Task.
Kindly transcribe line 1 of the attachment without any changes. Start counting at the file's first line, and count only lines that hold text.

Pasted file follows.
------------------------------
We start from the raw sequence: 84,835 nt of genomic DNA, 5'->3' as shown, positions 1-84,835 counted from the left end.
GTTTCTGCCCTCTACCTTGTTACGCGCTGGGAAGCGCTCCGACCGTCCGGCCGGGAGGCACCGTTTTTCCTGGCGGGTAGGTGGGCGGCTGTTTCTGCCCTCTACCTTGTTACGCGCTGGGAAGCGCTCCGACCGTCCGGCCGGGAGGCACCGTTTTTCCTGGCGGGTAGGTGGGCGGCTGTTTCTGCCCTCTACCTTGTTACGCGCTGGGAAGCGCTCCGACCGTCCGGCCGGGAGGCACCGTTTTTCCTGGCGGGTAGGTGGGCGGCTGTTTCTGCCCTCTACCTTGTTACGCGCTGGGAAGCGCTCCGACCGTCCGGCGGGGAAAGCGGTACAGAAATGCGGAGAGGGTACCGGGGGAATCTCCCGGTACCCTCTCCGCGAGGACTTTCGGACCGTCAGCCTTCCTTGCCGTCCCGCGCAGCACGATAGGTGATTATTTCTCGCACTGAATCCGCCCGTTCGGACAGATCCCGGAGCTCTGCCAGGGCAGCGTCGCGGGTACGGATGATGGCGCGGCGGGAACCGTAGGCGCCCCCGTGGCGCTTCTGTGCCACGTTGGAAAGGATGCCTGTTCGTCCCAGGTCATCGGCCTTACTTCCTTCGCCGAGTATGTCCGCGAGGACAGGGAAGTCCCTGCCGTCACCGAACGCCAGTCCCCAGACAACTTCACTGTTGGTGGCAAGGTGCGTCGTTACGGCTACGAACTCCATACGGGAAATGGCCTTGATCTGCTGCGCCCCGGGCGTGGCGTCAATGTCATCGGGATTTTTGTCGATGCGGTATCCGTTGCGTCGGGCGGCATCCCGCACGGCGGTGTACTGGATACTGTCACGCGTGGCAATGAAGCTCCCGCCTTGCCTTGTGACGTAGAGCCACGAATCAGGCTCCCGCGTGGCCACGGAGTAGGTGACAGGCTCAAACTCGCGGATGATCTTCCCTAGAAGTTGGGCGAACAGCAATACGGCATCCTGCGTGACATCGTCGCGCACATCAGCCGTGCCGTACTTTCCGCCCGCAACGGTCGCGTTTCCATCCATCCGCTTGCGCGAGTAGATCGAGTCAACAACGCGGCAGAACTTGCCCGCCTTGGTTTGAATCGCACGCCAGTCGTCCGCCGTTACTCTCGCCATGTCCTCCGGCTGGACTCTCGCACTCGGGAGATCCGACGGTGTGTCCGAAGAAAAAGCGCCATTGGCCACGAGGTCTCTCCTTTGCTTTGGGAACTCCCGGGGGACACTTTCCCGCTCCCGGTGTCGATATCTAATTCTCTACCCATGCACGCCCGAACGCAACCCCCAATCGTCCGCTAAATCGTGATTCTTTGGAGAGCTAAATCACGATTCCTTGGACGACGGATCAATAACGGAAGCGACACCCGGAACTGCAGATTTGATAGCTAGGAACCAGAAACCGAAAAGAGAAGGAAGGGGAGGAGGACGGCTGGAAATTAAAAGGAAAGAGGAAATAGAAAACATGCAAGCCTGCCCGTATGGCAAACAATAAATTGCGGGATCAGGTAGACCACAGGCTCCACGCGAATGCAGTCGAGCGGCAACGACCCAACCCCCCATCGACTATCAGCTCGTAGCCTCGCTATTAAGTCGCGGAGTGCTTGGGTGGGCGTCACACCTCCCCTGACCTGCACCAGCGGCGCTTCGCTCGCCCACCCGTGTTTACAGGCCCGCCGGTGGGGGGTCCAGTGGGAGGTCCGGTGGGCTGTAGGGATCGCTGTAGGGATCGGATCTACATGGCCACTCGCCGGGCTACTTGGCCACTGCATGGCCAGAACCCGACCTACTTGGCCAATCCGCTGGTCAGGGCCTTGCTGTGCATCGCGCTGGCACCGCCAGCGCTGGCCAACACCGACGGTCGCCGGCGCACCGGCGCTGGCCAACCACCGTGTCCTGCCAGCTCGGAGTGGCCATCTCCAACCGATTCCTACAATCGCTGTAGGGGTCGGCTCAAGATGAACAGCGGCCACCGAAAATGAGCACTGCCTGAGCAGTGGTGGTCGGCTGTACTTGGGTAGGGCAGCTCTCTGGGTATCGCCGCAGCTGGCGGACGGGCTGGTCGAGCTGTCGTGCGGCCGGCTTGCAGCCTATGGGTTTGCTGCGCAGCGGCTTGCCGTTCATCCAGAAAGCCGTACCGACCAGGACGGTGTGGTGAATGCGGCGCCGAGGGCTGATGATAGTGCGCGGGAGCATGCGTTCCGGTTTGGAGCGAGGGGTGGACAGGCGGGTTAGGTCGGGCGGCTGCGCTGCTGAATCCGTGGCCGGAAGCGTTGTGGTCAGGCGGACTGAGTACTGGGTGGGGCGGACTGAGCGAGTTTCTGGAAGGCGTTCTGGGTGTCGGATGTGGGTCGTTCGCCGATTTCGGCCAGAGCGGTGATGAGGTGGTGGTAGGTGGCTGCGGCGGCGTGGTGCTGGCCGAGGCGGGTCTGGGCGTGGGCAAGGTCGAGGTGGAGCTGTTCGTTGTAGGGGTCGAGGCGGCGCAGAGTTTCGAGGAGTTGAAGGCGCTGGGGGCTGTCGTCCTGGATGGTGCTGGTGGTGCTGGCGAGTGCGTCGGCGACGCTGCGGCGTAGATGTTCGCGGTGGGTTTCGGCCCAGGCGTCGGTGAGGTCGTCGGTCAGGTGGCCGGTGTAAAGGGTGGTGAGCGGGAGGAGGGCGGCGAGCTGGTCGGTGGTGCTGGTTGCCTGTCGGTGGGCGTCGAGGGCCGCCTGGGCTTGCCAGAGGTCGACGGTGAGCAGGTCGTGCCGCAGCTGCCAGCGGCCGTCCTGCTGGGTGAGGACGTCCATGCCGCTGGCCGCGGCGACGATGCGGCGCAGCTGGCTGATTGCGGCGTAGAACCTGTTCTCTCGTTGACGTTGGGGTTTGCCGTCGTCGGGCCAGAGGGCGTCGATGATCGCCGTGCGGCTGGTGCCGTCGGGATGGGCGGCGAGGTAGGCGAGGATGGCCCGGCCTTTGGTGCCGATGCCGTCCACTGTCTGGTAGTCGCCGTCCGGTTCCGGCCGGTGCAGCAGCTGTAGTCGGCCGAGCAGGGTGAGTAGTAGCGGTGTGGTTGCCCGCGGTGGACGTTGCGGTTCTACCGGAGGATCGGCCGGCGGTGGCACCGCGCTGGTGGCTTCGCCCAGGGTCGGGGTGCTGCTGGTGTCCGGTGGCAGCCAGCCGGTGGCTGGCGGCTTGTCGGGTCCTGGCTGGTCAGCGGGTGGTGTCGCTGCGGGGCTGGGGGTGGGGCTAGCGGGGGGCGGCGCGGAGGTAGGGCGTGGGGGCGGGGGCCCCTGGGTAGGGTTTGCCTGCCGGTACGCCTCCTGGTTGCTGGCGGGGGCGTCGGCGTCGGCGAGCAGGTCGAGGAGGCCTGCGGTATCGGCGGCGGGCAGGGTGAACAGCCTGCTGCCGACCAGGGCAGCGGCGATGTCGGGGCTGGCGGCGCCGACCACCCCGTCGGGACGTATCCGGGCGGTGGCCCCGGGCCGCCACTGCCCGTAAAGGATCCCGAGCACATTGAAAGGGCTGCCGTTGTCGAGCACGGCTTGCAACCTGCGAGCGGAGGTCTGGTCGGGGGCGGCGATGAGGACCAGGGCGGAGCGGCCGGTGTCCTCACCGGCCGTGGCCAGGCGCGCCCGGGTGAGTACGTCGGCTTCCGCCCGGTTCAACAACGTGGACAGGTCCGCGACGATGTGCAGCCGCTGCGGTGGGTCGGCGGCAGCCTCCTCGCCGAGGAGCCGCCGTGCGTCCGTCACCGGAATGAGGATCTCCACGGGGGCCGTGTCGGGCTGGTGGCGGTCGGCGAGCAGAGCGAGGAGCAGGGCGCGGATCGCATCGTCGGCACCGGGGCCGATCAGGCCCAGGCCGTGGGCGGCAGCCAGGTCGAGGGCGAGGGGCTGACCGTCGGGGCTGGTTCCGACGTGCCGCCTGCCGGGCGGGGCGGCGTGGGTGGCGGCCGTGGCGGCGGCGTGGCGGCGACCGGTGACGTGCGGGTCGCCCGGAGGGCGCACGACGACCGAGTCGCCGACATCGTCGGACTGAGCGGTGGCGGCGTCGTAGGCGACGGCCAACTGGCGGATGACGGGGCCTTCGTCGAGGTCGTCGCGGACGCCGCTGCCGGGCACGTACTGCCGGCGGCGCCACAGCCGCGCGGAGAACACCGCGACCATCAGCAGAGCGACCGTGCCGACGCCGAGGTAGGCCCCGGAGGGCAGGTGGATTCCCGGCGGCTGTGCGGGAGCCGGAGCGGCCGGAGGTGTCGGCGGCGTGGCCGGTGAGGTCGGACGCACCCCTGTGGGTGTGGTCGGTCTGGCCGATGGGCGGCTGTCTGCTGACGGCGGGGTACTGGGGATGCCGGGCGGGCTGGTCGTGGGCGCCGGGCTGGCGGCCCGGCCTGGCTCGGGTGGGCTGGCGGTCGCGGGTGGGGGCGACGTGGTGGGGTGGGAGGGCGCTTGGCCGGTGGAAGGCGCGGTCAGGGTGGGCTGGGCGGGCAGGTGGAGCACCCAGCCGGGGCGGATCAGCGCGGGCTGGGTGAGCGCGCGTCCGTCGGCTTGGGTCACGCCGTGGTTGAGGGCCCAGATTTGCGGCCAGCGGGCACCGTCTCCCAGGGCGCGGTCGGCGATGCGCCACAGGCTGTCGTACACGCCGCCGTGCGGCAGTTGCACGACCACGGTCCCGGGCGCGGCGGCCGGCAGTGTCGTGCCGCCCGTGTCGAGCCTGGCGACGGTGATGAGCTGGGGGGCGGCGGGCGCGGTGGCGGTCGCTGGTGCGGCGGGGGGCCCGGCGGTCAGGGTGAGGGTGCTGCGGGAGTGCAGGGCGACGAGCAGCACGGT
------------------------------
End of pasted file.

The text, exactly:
We start from the raw sequence: 84,835 nt of genomic DNA, 5'->3' as shown, positions 1-84,835 counted from the left end.